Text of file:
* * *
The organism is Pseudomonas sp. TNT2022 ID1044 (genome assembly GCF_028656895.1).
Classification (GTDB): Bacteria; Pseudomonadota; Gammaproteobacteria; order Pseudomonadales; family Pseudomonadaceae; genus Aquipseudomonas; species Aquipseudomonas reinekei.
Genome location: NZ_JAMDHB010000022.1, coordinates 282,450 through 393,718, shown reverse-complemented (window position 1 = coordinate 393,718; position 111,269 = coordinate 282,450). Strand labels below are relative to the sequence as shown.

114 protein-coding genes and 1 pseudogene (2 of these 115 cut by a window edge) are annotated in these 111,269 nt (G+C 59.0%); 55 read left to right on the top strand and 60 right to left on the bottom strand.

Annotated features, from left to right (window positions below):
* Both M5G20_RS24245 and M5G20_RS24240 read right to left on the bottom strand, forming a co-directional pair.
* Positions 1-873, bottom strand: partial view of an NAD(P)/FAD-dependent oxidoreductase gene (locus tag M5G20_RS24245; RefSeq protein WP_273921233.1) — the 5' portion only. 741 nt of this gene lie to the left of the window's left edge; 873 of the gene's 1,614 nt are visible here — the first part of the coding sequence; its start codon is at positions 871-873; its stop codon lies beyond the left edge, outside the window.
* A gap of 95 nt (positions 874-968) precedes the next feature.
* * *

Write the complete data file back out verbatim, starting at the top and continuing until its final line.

The organism is Pseudomonas sp. TNT2022 ID1044 (genome assembly GCF_028656895.1).
Classification (GTDB): Bacteria; Pseudomonadota; Gammaproteobacteria; order Pseudomonadales; family Pseudomonadaceae; genus Aquipseudomonas; species Aquipseudomonas reinekei.
Genome location: NZ_JAMDHB010000022.1, coordinates 282,450 through 393,718, shown reverse-complemented (window position 1 = coordinate 393,718; position 111,269 = coordinate 282,450). Strand labels below are relative to the sequence as shown.

114 protein-coding genes and 1 pseudogene (2 of these 115 cut by a window edge) are annotated in these 111,269 nt (G+C 59.0%); 55 read left to right on the top strand and 60 right to left on the bottom strand.

Annotated features, from left to right (window positions below):
* Both M5G20_RS24245 and M5G20_RS24240 read right to left on the bottom strand, forming a co-directional pair.
* Positions 1-873, bottom strand: partial view of an NAD(P)/FAD-dependent oxidoreductase gene (locus tag M5G20_RS24245; RefSeq protein WP_273921233.1) — the 5' portion only. 741 nt of this gene lie to the left of the window's left edge; 873 of the gene's 1,614 nt are visible here — the first part of the coding sequence; its start codon is at positions 871-873; its stop codon lies beyond the left edge, outside the window.
* A gap of 95 nt (positions 874-968) precedes the next feature.